Age validation was not done in the current study because of the lack of a year-round age data, so the implementation of validation techniques such as the mark-recapture was not feasible to validate the formation of year-round growth bands on the vertebral centra. However, the age study done on P. kamoharai by Lessa et al. (2015) verified an annual periodicity of growth band deposition for this species, which could apply to the age readings carried out in the present study. Lessa et al. (2015) proved that there is the presence of PB marks and BM in the vertebral centra of P. kamoharai specimens; this was adopted in our study. Again, Lessa et al. (2015) reported a maximum observed age for females at 13 and 8 years for males, meanwhile, our study presented a maximum observed age for males at 11 and 10 years for females. However, the implementation of a validation method in the future such as the mark-recapture technique would be important to clearly determine the longevity of this species since there exist differences in the observed ages of male and female sexes reported for different regions. The lack of specimens aged 1 and below may be related to the selectivity of the fishing gear used confirmed with the presence of few small-sized specimens. Therefore, it is of great importance to collect vertebral centra from embryos and immature P. kamoharai specimens for further age and growth analysis.

Comparison of Growth Models

Age and growth studies for most shark species have used the three-parameter VBGF (3-VBGF) to describe growth (Jolly et al., 2013; Drew et al., 2015; Lessa et al., 2015; Baje et al., 2018; Liu et al., 2018; Andrade et al., 2019). In this study, the 3-VBGF, as well as the other three models, presented good fit to the observed length-at-age data for P. kamoharai since their ΔAICc values were <2 showing all models had great support (Burnham and Anderson, 2002). Apart from having the lowest AICc and highest w values, the 3-VBGF was chosen because it provided values of L8 and L0 closest to known values, and its widely used in sharks’ studies. This result corroborates to the only age study on P. kamoharai by Lessa et al. (2015). No significant difference was observed between the age and FL of male and female P. kamoharai specimens; this corroborates with the report by Lessa et al. (2015). So, a single growth equation for sexes combined for this species’ was presented.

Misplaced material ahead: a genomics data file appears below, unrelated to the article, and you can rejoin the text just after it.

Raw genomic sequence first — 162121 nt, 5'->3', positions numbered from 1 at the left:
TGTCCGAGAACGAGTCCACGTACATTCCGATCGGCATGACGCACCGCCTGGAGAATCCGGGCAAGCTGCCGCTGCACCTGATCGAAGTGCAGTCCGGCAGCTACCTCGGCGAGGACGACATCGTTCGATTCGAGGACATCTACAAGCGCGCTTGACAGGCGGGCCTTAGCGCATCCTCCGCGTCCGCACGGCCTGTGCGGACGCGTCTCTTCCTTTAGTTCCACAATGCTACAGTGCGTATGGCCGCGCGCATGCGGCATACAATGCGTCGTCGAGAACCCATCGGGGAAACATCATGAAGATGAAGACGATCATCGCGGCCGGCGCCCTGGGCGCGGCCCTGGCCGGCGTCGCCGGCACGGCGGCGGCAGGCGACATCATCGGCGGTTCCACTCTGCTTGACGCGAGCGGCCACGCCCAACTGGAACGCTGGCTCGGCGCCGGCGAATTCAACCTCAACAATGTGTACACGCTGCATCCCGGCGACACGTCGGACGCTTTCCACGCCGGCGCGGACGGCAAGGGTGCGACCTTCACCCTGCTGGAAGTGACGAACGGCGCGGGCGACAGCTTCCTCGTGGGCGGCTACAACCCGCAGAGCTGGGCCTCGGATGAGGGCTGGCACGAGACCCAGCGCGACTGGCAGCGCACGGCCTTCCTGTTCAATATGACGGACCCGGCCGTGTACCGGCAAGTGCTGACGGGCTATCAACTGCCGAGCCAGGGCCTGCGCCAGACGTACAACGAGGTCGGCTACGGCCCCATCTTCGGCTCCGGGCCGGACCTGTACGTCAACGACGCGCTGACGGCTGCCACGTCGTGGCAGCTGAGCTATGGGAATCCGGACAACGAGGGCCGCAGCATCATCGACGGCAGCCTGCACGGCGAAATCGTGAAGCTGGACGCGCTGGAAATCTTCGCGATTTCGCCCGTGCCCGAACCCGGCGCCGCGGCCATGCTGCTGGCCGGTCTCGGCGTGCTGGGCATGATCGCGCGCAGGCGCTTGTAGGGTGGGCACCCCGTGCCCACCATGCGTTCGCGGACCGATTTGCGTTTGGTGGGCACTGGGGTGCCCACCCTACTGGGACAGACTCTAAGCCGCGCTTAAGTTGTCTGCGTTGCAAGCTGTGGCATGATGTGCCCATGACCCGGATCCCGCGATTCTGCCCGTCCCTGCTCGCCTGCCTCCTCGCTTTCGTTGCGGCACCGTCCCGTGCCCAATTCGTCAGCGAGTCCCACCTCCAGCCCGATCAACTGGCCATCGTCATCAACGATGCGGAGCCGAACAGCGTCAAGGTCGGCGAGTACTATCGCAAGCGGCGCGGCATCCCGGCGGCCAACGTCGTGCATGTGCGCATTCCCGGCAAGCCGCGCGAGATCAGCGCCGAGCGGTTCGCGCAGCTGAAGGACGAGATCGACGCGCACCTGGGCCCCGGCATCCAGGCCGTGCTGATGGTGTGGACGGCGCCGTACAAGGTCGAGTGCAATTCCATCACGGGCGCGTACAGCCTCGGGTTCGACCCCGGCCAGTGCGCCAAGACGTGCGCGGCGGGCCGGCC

The combined sexes asymptotic lengths (L) estimated in this study (107.8 cm FL) slightly lesser than the report by Lessa et al. (2015) for combined-sex L = (1.52 cm, FL). The estimated growth coefficient parameter k = 0.18/year was higher than k = 0.137/year presented by Lessa et al. (2015) for the same species in the south-western Atlantic Ocean. This difference may be a result of the small-sized specimens and amount of samples collected in our study as compared to the large number of specimens reported in Lessa et al. (2015). Also, growth models without small individuals or young ages are generally less accurate which may be another factor that influenced the changes in k. According to Branstetter (1987), the growth rate of species with a growth coefficient between 0.10 and 0.20 is considered moderate. Therefore, k = 0.18 means that P. kamoharai grows faster than other pelagic shark species with larger body sizes, such as the blue shark (k (males) = 0.13; k (female) = 0.12; Andrade et al., 2019), and the Shortfin Mako shark (k combined-sexes = 0.123; Liu et al., 2018). Our result suggests that the P. kamoharai in the TEA Ocean may have a faster growth rate than those in the south-western Atlantic Ocean. This may be due to the abundance in food availability and also due to differences in water temperature because temperature plays an important role in determining the growth rate of sharks (Simpfendorfer et al., 2002).

Maturity

Contrary to most teleosts that begin to mature at between 40 and 80% of their maximum length (Beverton and Holt, 1957), elasmobranchs mature at a much larger relative size of their maximum length (Holden, 1974), which increases the vulnerability of these species to overfishing (Murua et al., 2018). Moreover, Cortés (2000) reported that in many elasmobranchs, females tend to mature larger than male specimens. In the TEA region, the length-at-50% maturity (FL50) of P. kamoharai was 78.5 cm FL for males and 84.9 cm FL for females (Wu et al., 2020). This estimated FL50 were higher than the values 79.86 cm FL (females) and 69.79 cm FL (males) reported by Oliveira et al. (2010) from the south-western Atlantic Ocean. In this region, P. kamoharai specimens attained maturity a year later than those in the south-western Atlantic (3.1 years, males; 5.1 years, females; Lessa et al., 2015) corresponding to 4.55 years for males and 5.91 years for females. The difference in FL50 between males and females is a consequence of females maturing at larger lengths than males, but growing to a smaller asymptotic length. These differences in maturity estimate may reflect a sampling bias and regional differences in maturation.

In a study done by Cortés et al. (2010), the life-history patterns of >100 species were reviewed, and they reported that female sharks are generally larger than males, particularly in viviparous species such as the daggernose shark Isogomphodon oxyrhynchus, night shark Carcharhinus signatus, and the crocodile shark P. kamoharai (Lessa et al., 2000, 2015; Santana and Lessa, 2004). Pseudocarcharias kamoharai can be considered a medium-sized lifespan pelagic shark as compared to other elasmobranchs given their observed maximum age (13 years) as reported by Lessa et al. (2015) and theoretical longevity (13.33 years) as indicated in this study.